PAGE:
I’m optimistic about Amazon’s Inspire. When examining barriers to OER educators cite most often, it appears that Amazon’s  Inspire’s features address most. Key barriers include i) timethe time needed to find appropriate resources, ii) technical skills,  not only for accessing OER but contributing to the OER community, iii) concern with quality, and iv) legal concerns; uncertainty about usage rights, educators unfamiliarity with creative commons licenses for instance (Hylen 2006, Mtebe & Rasimo, 2014). Granted, there are other barriers such as institutional policies that need to be addressed for educators to integrate OER successfully, yet overcoming technical barriers will move OER forward (Hodgkinson-Williams, 2010).


Developed in support of the company’s commitment to making digital classrooms a reality, Amazon Inspire, with its rich features such as search, discovery and peer reviews, will provide educators—regardless of funding or location—access to upload and share free digital teaching resources. —Business Wire, June 27, 2016

Platforms with high visibility and robust features including how-to resources will contribute to educators viewing OER as approachable and accessible. Amazon Inspire brings awareness to OER with its high-profile brand. Most educators are likely familiar with Amazon and how it works. Amazon Inspire’s features include:

  • smart-search: enables teachers to explore resources by grade level, state standard or from a particular district
  • simple upload: easy-to-use and intuitive upload interface where educators can drag and drop files and add descriptions and comments
  • ratings feature  [this is especially significant]: It works as an open peer review where users rate a resource and add comments. This feature addresses quality concerns and fulfills a recommendation made by scholars working on OER at the Centre for Education Research and Development at OECD (Hylen, 2006).

There are criticisms from the education community about Amazon Inspire. One is that the format of a ‘marketplace’ associated with a commercial platform such as Amazon, is a detriment to OER. One comment is that a platform that is more conducive to a place where resources can ‘live’ and be adapted, similar to a platform Github for OER for instance, is more appropriate. I respectfully disagree. Moving OER forward needs platforms that are user-friendly with features that educators are familiar with and don’t require an inordinate time to learn. The next-generation of OER platforms, such as Amazon Inspire do just that.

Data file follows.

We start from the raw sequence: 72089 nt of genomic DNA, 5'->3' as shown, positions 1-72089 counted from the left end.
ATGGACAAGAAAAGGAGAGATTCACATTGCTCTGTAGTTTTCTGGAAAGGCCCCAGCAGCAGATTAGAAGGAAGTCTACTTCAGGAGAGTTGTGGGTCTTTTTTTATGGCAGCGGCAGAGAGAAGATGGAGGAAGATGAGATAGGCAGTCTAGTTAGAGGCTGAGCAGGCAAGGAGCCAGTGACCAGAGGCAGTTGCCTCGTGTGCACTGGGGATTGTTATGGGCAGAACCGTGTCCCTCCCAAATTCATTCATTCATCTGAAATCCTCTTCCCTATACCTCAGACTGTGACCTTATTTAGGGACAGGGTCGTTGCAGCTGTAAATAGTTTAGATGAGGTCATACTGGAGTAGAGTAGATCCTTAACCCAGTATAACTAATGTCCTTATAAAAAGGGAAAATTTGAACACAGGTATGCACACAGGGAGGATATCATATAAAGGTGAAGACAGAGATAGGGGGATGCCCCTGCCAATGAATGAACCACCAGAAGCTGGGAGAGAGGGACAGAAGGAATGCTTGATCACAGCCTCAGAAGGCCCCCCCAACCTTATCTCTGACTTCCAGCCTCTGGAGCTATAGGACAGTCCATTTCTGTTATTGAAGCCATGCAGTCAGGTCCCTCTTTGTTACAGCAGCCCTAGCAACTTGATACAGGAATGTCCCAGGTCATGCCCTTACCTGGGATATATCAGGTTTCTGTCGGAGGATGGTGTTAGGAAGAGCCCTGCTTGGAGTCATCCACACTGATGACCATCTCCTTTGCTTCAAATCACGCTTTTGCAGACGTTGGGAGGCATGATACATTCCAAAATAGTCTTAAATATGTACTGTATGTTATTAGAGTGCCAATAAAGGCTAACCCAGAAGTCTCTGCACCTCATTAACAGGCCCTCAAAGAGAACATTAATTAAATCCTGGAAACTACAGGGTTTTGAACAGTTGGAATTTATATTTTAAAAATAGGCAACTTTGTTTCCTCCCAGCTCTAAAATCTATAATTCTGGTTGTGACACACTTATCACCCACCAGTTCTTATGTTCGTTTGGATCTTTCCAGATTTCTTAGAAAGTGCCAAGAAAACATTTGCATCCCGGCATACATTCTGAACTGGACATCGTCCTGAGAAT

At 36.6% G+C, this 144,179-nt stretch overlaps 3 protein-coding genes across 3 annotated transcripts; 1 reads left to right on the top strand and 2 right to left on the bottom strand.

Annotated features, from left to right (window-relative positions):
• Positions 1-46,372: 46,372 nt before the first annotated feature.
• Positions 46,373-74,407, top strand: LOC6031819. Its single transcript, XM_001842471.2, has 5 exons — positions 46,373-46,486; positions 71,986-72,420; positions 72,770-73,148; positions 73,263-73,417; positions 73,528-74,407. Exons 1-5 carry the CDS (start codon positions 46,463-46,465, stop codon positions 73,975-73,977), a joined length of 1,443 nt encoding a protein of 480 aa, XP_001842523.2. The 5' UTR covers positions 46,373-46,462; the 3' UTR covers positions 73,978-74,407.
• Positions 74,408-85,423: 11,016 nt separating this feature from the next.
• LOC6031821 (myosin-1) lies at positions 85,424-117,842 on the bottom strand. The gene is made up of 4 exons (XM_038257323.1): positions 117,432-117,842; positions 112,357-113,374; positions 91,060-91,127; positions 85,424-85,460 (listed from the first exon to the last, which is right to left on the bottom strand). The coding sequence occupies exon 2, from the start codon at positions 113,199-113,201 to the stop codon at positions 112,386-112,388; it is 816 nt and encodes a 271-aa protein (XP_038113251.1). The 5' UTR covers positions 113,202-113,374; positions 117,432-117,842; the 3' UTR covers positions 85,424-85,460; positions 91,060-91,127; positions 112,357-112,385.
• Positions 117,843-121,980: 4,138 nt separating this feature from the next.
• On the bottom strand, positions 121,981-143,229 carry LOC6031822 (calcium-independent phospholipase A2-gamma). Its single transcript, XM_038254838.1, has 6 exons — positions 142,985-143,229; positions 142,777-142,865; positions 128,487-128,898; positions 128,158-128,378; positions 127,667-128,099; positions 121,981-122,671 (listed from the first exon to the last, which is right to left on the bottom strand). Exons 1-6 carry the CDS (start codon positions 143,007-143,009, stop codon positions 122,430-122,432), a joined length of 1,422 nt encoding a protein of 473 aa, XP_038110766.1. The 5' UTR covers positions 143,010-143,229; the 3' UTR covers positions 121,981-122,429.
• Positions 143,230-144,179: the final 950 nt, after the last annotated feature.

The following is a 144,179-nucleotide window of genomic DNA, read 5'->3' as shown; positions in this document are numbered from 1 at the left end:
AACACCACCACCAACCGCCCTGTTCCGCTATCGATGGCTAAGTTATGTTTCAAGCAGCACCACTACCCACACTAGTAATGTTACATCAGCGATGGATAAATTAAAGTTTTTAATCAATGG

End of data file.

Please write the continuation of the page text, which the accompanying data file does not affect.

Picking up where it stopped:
Smithsonian Learning Lab
Another next-generation OER platform is Smithsonian’s Learning Lab. After several years of testing and revising with input from teachers and other educators, Smithsonian launched its new and improved Learning Lab. The platform appears to go even further than Amazon Inspire with features that allow teachers to create and share with students customized assignments, such as quizzes, using curated resources. Educators can add their own resources to their personal profile, and access Learning Lab’s rich bank of resources that are organized into four categories (image, video, text or learning resource). Resources are drawn from Smithsonian’s 19 museums, and nine research centers.

The platform, though geared to K-12 educators, is open to anyone interested in accessing the museum’s resources.  There are resources applicable to higher education (though the search feature is an issue — details below), and Learning Lab is working with a college in Maryland to explore how faculty can use the platform so they can expand its reach and engage higher education specifically.

Screen Shot 2016-08-02 at 11.39.33 AM
Home page of Smithsonian Learning Lab at

Learning Lab invested considerable effort in making the platform approachable based on feedback received from teachers during the testing phase. The result is the tag line “Discover, Create and Share”.  A smart move. Not only for the ‘create’ aspect as mentioned, but teachers can ‘share’ using a customized link, collections or assignments with students or others via email or on social media.

There are several resources that provide users with how-to help; directions and examples in form of short videos and dedicated a help section for ‘getting started’. I do recommend signing up for an account and then learning by experimenting—trying out the various features, it’s fairly intuitive.

All good; however the down side is the search function. Searches generate resources that aren’t always applicable to the search term;  for example when searching for ‘teaching with technology’ results include all resources that have the words ‘teaching’ and/or ‘technology’ associated with given resources, usually words that are embedded in its description. For example my search revealed the video below on ‘molecular astrophysics’ as the word ‘teaching’ is in the description. However, the search did produce several solid, applicable resources.